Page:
It’s a contentious topic amongst racing enthusiasts. Which British horses rank among the true greats of the sport?
We’ve put together our list of British-bred racehorses who stand head and shoulder above their rivals based on a number of factors, ranging from their performances in the top tiers of thoroughbred racing, to their fighting character and number of races won.
Without further ado, here’s our pick from the most famous British racehorses of all time.
Frankel is easily the greatest British racehorse of the modern era. Not only was he unbeaten over three seasons of racing, but he won 10 Group 1 races in the process. Unquestionably the finest miler ever produced by Britain, he also showed staying prowess as he matured, winning the International Stakes and the Champion Stakes over 1 mile 2 furlongs. By the end of his career the World Thoroughbred Racehorse Rankings had assigned Frankel their highest ever rating for a racehorse.
Every country with a passion for racing has produced at least one racehorse that was renowned for its strength, character, size and power. In the United Kingdom, it is Eclipse who wears this mantle. Despite being raced over 200 years ago, his power and speed were so formidable that he is remembered to this day. Unbeaten in 18 starts during the late 1700s, Eclipse was reportedly never tested to his fullest and won every race with ease. He went on to become sire some of the UK’s most talented thoroughbred bloodlines.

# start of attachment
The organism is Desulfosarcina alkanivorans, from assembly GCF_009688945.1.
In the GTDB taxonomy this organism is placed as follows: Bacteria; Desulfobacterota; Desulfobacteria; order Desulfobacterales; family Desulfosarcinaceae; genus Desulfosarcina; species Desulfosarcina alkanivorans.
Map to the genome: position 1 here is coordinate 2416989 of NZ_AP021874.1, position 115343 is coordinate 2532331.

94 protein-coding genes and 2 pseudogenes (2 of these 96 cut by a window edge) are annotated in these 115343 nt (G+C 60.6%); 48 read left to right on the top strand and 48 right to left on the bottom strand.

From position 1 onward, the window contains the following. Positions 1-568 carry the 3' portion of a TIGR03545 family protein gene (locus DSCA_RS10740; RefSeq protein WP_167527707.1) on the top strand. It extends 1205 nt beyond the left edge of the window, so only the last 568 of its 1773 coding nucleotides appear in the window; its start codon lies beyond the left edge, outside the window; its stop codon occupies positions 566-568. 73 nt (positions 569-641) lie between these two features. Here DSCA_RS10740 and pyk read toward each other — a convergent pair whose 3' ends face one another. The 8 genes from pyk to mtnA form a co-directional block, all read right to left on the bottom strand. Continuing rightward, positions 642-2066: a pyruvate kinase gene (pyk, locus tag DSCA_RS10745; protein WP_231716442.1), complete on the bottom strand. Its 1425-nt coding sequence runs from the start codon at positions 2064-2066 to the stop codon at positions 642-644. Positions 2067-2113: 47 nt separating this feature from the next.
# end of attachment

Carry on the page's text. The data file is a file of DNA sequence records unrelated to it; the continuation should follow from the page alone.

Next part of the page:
Ribot did not achieve renown in his native Britain during his career, spending the majority of his time competing in Italian racing. However, he is the most prolific unbeaten racehorse to emerge from the United Kingdom in the modern era, winning all 16 races he competed in. Despite doing most of his racing in Italy, Ribot was a genuine world beater, achieving victories in the UK’s King George VI & Queen Elizabeth Stakes as well as two wins in the Prix de l’Arc de Triomphe.
Desert Orchid is one of the most prolific winners in the history of National Hunt racing. During his career he won a host of the most prestigious races in the sport, and is one of the few racehorses in history to win the unlikely treble of the Cheltenham Gold Cup, Irish Grand National and King George VI Chase. He is also the second most successful competitor in the history of the latter race, taking four titles in the King George VI Chase.
Brigadier Gerard was the undisputed star of British racing during the early 1970s, beaten just once in a career spanning 18 races and three seasons. Initially competing as a miler, Brigadier Gerard won several of the UK’s most prestigious mile events, including the 2,000 Guineas. He then took the step up to middle distance races to take a clutch of Group 1 wins over longer distances, including the Eclipse Stakes and King George VI & Queen Elizabeth Stakes.
As is the case with many great National Hunt racehorses, Badsworth Boy’s career was defined by his exploits in one high profile race. This was the Queen Mother Champion Chase at the Cheltenham Festival, which Badsworth Boy won three times from 1983 to 1985. In so doing he became the most successful racehorse in the history of that event, a feat made all the more remarkable by the fact that he suffered from navicular diseases and arthritis throughout his life.
This nomination is likely to raise a few eyebrows down under, but one of the horses credited as an all time Australian great was, in fact, foaled in the United Kingdom. Sired by, Desert King, winner of the Irish Derby and Irish 2,000 Guineas, Makybe Diva was foaled in Somerset before being shipped to Australia as a 1-year-old. Her feats on Australian turf were prodigious, and included becoming the first and only horse to win the Melbourne Cup three times between 2003 and 2005.